GUEST AUTHOR BLOG: "The Good News about Greg Smith’s New York Times resignation letter from Goldman Sachs" by Greg Link co-author of "Smart Trust: Creating Posperity, Energy, and Joy in a Low-Trust World."
Greg Smith’s resignation letterfrom Goldman Sachs published in The New York Times has happily opened a dialogue about the significance of trust in the workplace—whether toxic, transformational, or somewhere in between.
It draws attention to the disparity in perception by various stakeholders of the observable behavior of organizations. This disparity is caused by each stakeholder having a unique view of an organization’s level of trust based on their specific experience.
For example, while Smith illuminates many egregious signs of a toxic low trust culture, Goldman’s defenders point out that the sophisticated customers of Goldman are not naive neophytes. They must trust the benefits of Goldman’s expertise and feel their direct experience of the way they are treated is acceptable. They do not see the behind-the-scenes disrespect of an overzealous sales force abusing customers described by Smith. They experience the self-serving coddling of sales people determined to make another sale. Smith’s alleged breach of trust by selling products known to not be in the customers best interest is invisible to the customer--in the SHORT run.
In the LONG run, the financial results will expose the risk and poor quality of the financial product, but losses alone still may not reveal the underlying motives and alleged deliberate intent of the individual sales people or, much worse, the intentional abuse by the organization at large.
Fortunately for the rest of us, this wake-up call by the power of the media actualized by Smith in his New York Times Op-Ed is more and more being amplified by, and in some cases replaced by, new media. The instant communication of social media holds organizations accountable for their actions as they risk triggering their own cultural “Arab Spring” if they continue to take advantage of stakeholders. Sweeping bad behavior under the rug and keeping it secret is less of an option today than it was in the now obsolete command and control leadership style of the past.
The power of public exposure in Goldman’s case is illuminated by customer reputation scores, which are lower than in the depths of the financial crisis according to YouGov BrandIndex – an organization that measures brand perception. Whether or not Smith’s perception of the Goldman culture proves this toxic behavior to be sanctioned by higher ups and thus represents the intentions and motives of Goldman’s leadership or not, when it comes to trust, perception is everything. We judge ourselves by our well-meaning intentions but judge others by their observable behavior.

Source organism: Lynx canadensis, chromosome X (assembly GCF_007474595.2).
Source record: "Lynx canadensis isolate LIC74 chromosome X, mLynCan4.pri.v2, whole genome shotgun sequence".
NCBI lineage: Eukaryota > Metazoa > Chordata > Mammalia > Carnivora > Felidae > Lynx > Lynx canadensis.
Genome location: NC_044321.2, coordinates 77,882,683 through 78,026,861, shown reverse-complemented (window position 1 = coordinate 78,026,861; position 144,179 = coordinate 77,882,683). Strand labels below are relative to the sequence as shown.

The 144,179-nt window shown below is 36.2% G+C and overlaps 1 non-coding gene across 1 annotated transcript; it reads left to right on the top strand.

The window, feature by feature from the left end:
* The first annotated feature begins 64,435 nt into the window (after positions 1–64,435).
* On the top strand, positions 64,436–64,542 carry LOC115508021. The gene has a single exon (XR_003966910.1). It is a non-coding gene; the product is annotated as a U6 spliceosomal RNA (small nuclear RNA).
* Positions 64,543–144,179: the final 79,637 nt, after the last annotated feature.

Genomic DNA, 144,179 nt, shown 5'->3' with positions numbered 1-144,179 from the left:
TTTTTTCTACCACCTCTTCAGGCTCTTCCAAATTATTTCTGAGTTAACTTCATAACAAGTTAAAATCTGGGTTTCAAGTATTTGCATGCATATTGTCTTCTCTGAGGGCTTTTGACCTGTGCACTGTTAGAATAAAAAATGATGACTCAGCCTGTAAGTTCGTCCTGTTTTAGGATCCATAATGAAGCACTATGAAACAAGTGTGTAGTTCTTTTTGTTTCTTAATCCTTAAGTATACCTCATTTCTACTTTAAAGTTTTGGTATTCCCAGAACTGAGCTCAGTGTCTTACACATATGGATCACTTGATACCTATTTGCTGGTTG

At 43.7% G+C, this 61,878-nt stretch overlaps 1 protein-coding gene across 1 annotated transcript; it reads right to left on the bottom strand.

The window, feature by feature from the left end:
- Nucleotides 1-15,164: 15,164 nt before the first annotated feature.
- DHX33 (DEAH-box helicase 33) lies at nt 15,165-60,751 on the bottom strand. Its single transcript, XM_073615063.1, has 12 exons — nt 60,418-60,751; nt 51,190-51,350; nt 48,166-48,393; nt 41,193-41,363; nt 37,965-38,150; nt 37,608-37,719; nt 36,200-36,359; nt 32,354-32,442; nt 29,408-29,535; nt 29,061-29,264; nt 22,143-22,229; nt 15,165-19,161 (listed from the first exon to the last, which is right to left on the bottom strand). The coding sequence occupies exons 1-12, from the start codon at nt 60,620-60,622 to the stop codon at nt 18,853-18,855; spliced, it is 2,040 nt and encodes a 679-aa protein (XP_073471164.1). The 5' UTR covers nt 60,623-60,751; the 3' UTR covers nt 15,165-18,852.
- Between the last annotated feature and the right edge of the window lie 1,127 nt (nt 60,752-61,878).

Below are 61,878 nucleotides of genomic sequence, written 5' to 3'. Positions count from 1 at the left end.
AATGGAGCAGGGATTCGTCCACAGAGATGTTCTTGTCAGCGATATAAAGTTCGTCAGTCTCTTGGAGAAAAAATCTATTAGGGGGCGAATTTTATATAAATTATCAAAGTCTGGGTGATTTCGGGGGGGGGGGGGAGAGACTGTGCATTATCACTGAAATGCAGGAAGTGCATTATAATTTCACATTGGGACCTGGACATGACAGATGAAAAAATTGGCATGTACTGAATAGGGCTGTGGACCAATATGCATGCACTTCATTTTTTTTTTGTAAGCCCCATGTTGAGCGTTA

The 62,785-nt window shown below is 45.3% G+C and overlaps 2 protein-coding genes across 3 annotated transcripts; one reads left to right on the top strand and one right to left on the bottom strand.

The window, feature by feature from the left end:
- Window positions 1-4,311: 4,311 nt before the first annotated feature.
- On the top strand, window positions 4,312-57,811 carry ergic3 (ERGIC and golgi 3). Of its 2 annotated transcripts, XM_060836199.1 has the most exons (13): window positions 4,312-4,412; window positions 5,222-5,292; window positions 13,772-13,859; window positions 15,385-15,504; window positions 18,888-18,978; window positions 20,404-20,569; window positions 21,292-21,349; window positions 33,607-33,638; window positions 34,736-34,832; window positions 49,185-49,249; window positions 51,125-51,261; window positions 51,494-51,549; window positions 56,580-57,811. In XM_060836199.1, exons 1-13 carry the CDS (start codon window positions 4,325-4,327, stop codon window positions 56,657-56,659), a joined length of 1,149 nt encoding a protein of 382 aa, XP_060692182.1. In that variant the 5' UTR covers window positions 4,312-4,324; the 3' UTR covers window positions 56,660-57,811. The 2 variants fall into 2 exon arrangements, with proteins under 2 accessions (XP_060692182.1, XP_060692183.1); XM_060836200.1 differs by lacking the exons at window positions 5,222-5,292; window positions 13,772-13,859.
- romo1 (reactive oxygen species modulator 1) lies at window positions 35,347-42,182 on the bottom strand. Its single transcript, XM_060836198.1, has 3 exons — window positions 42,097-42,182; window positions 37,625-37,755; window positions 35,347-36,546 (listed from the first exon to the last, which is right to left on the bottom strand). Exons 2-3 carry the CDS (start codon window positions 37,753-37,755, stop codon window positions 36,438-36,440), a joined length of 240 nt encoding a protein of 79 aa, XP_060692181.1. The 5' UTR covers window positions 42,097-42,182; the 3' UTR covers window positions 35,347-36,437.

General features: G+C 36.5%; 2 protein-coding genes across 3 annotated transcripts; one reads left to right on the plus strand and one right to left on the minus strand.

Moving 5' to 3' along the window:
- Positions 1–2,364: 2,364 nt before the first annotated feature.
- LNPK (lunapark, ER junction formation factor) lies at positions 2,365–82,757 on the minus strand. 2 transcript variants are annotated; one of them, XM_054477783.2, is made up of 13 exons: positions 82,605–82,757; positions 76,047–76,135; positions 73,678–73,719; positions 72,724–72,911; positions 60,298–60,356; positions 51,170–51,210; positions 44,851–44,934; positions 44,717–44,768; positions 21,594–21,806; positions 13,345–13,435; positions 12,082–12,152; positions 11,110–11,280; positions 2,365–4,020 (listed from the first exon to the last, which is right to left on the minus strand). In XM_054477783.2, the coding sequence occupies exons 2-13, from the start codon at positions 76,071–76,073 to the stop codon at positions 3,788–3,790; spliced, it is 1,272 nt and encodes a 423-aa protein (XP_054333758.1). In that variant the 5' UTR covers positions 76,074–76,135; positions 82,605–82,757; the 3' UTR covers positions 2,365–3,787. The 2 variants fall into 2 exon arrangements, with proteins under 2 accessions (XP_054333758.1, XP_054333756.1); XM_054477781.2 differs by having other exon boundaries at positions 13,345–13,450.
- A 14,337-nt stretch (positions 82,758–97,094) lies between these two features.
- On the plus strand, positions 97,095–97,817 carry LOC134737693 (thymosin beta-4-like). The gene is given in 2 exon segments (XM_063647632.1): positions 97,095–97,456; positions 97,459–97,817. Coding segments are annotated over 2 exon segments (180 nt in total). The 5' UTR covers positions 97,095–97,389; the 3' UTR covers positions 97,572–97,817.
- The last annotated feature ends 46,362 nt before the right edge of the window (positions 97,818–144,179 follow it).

We may have higher expectations of ethical high-trust behavior in the financial services sector, but Smith’s letter is a clarion call for higher trust standards that is reverberating in all industries. Research shows that high-trust organizations outperform the market in total return to shareholders by three times. Ultimately, our behavior tends to “follow the money”. Increasingly informed customers are raising their expectations of transparency, and are voting with their wallet by taking their business to higher trust enterprises. This renaissance of trust is healthy, and it is my hope that this rising tide will raise all boats.
Leaders must realize that they are no longer judged and promoted by simply getting results. If they get the deal but don’t get the trust, the value of the deal is significantly diminished. They must learn to get results in ways that inspire trust with all stakeholders for the next time, and there is always a next time.
Greg Link is the co author of "Smart Trust: Creating Prosperity, Energy, and Joy in a Low-Trust World." Greg Link is Co-founder and President of CoveyLink Worldwide, a fast-growing boutique consultancy committed to influencing influencers to grow their careers and their organizations at the SPEED of TRUST™. A recognized authority on leadership, sales, and marketing, Link is a sought-after advisor and speaker. His authentic and engaging style endears him to audiences of all roles, from senior executives to the front lines. His unique distinction is that he is a “businessman who speaks” not a “speaker that merely theorizes and assumes.”